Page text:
Godey’s Lady’s Book, published between 1830–1898, reported on a visit to Japan in its June, 1898 issue.
Japanese Glimpses by By Mabel Cronise Jones
In view of the really palatial steamers now to be found on the Pacific Ocean, a flying trip to Japan will soon be considered the natural sequel to a trans-continental tour. It is extremely easy to visit the Orient today, and unless one spends his funds needlessly in little extravagances, the trip may be made very economically. Even a fortnight in Japan can give a person a good general idea of the more prominent features of Japanese daily life.
At the same time it must be freely acknowledged that a score of years could be well utilized in studying all the minute details of the social life as it is exemplified in the different castes.
Japanese women, unless of the lower classes, are well educated, speaking, of course, from a Japanese point of view. We should certainly not consider them well educated, for their learning is for the most part confined to superstitions and mythical history, and is bounded by the confines of Japan. Polygamy is not allowed, but the husband can secure a divorce through legal processes. A wife convicted of infidelity can be put to death by her husband — he, however, can commit the same crime openly and neither law nor society will offer a remonstrance.
When a maiden marries, her teeth are blackened, her eyebrows plucked out, and artificial ugliness is cultivatedt o the utmost limit. She is taught that her first duty is to render herself obnoxious to all men but her husband. Theoretically, he issupposed to love her “soul,” despite the outward ugliness. Practically he does nothing of the sort. A father in Japan may legally sell his daughter for a certain term of years.
The bath is a great institution in Japan, and forms a kind of people’s parliament. The men and women make free use of the same bath-houses without the faintest sense of immodesty. All the gossip of the day is retailed in these resorts.
The tea-houses are another peculiar feature of the country. The wayside tea-house is a picturesque structure, and the girls who serve the fragrant drink in the daintiest of cups are worth going a long way to see.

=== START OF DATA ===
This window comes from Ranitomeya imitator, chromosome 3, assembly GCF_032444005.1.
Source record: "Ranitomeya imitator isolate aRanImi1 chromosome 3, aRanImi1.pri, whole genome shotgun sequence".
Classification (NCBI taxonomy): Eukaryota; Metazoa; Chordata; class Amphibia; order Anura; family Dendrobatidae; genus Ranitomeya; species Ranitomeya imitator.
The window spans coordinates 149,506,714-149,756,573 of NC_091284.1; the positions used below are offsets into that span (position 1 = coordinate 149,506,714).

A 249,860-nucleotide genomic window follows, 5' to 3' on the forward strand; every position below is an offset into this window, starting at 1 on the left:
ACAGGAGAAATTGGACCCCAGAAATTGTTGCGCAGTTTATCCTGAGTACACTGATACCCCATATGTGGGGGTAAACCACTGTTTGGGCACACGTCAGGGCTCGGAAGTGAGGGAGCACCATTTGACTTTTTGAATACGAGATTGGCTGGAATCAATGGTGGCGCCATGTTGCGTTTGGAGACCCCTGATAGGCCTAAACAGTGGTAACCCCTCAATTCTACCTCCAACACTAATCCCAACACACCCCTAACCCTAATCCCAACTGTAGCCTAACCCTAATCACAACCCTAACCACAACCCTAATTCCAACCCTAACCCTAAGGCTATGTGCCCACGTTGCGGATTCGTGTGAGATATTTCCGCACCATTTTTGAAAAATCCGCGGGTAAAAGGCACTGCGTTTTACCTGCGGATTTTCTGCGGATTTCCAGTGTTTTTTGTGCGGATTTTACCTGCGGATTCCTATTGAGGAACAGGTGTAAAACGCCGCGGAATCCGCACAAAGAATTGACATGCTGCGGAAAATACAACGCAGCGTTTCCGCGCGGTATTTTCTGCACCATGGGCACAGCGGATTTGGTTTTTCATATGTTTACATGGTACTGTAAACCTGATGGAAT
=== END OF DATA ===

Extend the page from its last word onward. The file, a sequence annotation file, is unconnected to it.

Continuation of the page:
The children look quaint enough at their play–clad, as a rule, in one looseflowing robe, and with their bare feet tied on to clumsy wooden sandals. The town costume of the Japanese men consists of a loose silk robe, extending from the neck to the ankles. It is gathered in at the waist by a girdle of brocaded or embroidered silk; over this is worn a wide-sleeved “spencer” or jacket, and this is always embroidered with the armorial device of the wearer, provided,of course, that he belongs to the upperclasses and can boast of an armorial device. Trousers are only worn by officials on occasions of great State ceremony. There are also on our Japanese gentleman, when he goes out for a walk, a cylindrical cap of bamboo and silk, white stockings and straw sandals. As a rule, the men’s bodies are elaborately tattooed with pictures of lions, dragons, and tigers.
The general attire of the women is very much like that of the men, except that their hair is arranged more elaborately and artistically.
There is much that is truly charming and delightful about the Japanese. They are quick, alert, energetic, enthusiastic; scrupulously neat, and possessed of an innate love for the beautiful. To see Japan once is to see a little glimpse of fairyland. When one sees it the second time, however, he becomes aware of a certain moral degradation and blindness which exist there, and which make all philanthropists pray for the introduction there of our purer and higher civilization.